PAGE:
Wednesday, April 29, 2009
MAT’S US DIARY: DEAN MILANO
As Georgy and I are staying with Dean Milano, perhaps I should say a few words about him. Dean was at Revell-Monogram for many years, which was when we first met, though we had already heard of each other, as we were both writing for model magazines in the UK and US.
These days, Dean works for himself, though for some time he also ran the Milano Toy and Model Museum in Elmhurst, his local town. Elmhurst is in effect a suburb of Chicago, though, like most of the surrounding towns, it maintains its own separate identity. Dean’s museum was bang opposite the railroad station, so it was hardly unobtrusive, and for three years offered visitors an amazing mix of classic toys and models, with a lot of rare stuff not seen elsewhere.
These days the Museum has a virtual existence on the internet, but a lot of stuff that Dean collected for his ‘real’ museum now has to be sold off. “No space!” is the cry. Consequently, most days will find him rummaging in the garage for more items to put on eBay.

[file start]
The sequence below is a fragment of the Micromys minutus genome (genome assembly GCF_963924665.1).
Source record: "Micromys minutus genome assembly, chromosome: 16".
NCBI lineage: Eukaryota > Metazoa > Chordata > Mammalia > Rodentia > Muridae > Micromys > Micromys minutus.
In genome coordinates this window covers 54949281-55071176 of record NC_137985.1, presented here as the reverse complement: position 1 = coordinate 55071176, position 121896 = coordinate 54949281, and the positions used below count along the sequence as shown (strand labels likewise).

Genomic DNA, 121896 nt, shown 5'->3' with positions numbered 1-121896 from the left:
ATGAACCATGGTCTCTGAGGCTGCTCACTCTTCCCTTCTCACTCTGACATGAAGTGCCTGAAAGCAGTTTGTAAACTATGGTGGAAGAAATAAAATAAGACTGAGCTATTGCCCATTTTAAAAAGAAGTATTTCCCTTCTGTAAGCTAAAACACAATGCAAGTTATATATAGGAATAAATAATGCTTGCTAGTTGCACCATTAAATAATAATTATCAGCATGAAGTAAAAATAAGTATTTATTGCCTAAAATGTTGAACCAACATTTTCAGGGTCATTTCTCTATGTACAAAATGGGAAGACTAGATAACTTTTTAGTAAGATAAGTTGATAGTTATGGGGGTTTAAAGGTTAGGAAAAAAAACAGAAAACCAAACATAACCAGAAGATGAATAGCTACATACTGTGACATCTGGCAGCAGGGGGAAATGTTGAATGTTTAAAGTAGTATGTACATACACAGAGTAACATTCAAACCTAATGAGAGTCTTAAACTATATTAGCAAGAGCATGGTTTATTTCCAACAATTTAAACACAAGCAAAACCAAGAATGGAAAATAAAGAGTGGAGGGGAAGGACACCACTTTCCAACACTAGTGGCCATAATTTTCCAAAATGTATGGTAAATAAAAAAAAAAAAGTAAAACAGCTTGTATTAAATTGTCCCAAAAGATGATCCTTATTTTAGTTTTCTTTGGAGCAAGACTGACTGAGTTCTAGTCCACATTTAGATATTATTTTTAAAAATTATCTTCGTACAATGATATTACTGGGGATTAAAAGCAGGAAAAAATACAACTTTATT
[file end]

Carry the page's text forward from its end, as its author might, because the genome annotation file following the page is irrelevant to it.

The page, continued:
But when he isn’t modelling or eBaying, Dean spends a lot of time with his other main interest, music. His primary instrument is the bass - electric and string - though he will squeeze away on the accordion, given half a chance. He was a member of The New Seekers group for some time, and has just completed his second album of self-penned songs, for which I took most of the sleeve photos.
The pictures show (top) Dean sorting out yet more car kits. At left is one of his string basses, this one owned originally by his uncle, the recently deceased Connie Milano. Connie was for many years very big on the Chicago music scene, and played alongside many great names, including Charlie Parker, Miles Davies and Nat ‘King’ Cole.
(Middle) One for this evening’s eBay offerings? Deans shows a poster, advertising Revell’s Mercedes-Benz 190.
(Bottom) One of Dean’s specialities is models of stock vehicles, of which there are over 1000 in his collection. This is just a small part of what was in the Museum collection. They are all in 1:24 or 1:25 scale.